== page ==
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Qatar North Field expansion impact to be felt from 2026

Qatar North Field QNA
Qatar's GDP will get a boost from 2026 thanks to state-owned QatarEnergy's North Field LNG project
  • Production to rise 30%
  • GDP slowing to 2% this year
  • LNG demand to peak in mid 2030s

Qatar’s economic growth will get a boost from the increase in gas production at the North Field Expansion (NFE) project, but the impact will not be felt until 2026, according to experts.

S&P Global Ratings said in a report this week it expects economic activity in Qatar to slow to 2 percent this year. That is down from close to 5 percent in 2022 when it was given a boost from the construction boom ahead of the Fifa World Cup 2022.

Qatar’s liquefied natural gas (LNG) production is projected to remain flat until 2025. It should increase by 30 percent over 2026-2027, as the country lifts its moratorium on further development at the North Field.

It anticipates growing competition from other LNG producers such as Australia and the US.

By 2027, the government plans to boost Qatar’s LNG production capacity by 64 percent to 126 million tons per year (mtpa).

Qatar derives about 90 percent of its exports and 40 percent of its GDP from the hydrocarbon sector. 

Hydrocarbons make up 80 percent of government revenue. High oil prices and rising gas production should continue to support rising revenue projections.

The report said that strong fiscal and external net asset positions will remain core rating strengths.

According to the credit rating agency, Qatar’s current account will average a surplus of about 20 percent of GDP annually over 2023-2026.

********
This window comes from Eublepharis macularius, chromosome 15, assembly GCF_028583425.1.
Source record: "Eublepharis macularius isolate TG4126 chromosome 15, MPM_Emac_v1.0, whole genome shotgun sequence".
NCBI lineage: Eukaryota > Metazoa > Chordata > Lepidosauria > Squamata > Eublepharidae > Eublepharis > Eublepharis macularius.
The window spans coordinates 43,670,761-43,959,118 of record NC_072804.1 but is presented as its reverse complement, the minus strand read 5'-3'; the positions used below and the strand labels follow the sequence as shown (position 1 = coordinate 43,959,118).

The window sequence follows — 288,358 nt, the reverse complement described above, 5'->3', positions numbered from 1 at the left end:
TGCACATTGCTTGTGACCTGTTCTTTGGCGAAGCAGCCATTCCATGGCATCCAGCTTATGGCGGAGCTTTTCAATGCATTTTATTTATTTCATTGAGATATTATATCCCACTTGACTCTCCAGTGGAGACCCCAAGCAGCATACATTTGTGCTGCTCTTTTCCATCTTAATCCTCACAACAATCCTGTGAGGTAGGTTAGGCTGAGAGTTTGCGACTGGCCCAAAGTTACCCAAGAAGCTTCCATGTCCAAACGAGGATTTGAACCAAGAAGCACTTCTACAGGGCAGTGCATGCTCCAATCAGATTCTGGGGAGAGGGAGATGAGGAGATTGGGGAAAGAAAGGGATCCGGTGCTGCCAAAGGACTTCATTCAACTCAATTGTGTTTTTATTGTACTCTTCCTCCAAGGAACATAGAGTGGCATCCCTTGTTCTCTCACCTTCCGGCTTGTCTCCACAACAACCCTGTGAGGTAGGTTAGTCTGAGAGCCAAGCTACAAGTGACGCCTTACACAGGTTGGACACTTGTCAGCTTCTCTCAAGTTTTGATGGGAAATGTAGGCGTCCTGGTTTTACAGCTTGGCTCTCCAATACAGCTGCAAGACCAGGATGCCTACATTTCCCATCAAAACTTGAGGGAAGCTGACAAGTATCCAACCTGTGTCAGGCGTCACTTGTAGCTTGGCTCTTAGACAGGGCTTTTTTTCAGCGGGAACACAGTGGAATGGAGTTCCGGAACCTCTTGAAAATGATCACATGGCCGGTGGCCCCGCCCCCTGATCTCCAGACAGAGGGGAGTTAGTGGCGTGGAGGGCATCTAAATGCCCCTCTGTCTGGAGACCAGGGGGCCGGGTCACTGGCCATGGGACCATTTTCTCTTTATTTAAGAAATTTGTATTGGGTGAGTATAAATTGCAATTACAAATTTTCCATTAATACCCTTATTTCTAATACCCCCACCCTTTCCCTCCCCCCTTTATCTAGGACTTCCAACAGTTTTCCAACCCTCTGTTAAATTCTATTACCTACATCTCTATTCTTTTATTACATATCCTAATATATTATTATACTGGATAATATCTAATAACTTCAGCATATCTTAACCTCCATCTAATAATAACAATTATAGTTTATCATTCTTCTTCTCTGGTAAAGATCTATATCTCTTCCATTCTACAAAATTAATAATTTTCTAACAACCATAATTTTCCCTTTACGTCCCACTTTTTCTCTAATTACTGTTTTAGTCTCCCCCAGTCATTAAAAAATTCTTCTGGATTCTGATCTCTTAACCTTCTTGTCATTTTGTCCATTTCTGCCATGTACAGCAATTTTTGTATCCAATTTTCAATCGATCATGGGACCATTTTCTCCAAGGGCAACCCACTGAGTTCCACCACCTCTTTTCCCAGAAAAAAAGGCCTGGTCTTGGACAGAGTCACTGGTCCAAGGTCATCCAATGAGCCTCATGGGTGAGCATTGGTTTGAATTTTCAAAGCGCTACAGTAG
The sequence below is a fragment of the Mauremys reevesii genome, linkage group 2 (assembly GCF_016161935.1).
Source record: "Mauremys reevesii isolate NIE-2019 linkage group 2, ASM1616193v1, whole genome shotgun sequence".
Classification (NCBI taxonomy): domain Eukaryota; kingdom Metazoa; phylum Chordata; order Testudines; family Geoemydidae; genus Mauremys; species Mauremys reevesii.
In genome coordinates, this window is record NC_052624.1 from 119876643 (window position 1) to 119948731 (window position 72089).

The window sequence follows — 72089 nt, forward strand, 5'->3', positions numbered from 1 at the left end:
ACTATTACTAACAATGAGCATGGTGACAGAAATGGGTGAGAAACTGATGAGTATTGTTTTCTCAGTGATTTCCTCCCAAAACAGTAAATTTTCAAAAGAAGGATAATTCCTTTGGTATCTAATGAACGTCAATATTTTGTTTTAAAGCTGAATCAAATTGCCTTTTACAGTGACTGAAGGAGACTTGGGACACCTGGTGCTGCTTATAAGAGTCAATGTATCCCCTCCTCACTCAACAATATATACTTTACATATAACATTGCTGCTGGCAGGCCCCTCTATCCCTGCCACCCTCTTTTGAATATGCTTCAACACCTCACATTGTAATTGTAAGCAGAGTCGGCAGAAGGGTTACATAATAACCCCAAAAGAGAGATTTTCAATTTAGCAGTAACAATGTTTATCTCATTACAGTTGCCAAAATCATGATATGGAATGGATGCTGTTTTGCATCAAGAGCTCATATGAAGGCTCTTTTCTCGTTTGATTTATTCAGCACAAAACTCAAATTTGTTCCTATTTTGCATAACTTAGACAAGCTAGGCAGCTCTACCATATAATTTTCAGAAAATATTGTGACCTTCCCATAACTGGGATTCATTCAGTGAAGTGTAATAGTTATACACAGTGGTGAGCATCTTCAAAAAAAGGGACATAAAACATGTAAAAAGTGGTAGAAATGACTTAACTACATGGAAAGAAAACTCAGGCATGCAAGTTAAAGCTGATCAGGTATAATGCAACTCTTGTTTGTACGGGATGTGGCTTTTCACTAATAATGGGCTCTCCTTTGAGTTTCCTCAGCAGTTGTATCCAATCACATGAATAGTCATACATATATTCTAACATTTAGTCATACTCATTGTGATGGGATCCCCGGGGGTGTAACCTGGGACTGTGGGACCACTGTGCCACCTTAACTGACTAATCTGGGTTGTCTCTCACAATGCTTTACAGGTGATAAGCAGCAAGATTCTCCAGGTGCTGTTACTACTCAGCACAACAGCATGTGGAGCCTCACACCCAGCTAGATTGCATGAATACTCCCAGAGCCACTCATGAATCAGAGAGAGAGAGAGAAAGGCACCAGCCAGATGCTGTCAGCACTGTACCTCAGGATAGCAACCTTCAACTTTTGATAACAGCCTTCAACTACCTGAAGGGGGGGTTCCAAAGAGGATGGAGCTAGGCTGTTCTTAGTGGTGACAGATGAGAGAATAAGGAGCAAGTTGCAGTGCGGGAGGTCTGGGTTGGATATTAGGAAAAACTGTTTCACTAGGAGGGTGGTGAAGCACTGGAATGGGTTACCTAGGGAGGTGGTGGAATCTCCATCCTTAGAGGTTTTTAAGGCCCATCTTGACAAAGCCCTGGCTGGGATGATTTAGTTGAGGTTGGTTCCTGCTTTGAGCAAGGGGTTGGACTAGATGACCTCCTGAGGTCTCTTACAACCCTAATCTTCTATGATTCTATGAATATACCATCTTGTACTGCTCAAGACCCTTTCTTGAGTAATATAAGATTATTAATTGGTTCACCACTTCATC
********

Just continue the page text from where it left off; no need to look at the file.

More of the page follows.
But this heavy dependence on hydrocarbons makes the country’s credit profile vulnerable to volatility in oil prices, to which most of its long-term gas contracts are linked.

The demand for LNG is forecasted to peak in the mid-2030s, with an increasing part of renewables in the global energy mix. But Qatar’s competitive position should remain relatively strong even after the end of the decade, S&P noted. 

“We expect Qatar to remain one of the largest global exporters of LNG. The country is a low-cost supplier.”.

The state-owned company QatarEnergy, which handles all the country’s hydrocarbon activity, has secured LNG sales by signing several long-term agreements with its joint venture partners. These amount to up to 18 mtpa for terms, an increase of about 38 percent.

The contracts signed for 15 and 27 years include those with China National Petroleum Corp. and China Petrochemical Corporation (Sinopec) for 4 mtpa each. Shell and TotalEnergies have deals for up to 3.5 mtpa each. ConocoPhillips for up to 2 mtpa and Eni for up to 1 mtpa.

According to the report, capital spending should be lower than in previous years, as some major infrastructure projects, such as Doha’s metro and tram system, have been completed. 

The agency forecasts government spending to remain flat at about 25 percent of GDP over 2023-2026. This is slightly lower than in the five years to 2020, where expenditure averaged about 35 percent of GDP.

S&P sees government spending on capital projects declining to around 6 percent of GDP by 2026.

Government investment is forecasted to decrease to about QAR60 billion, or 6 percent of GDP by 2026, compared with a peak of about QAR103 billion, or 19 percent of GDP in 2016.

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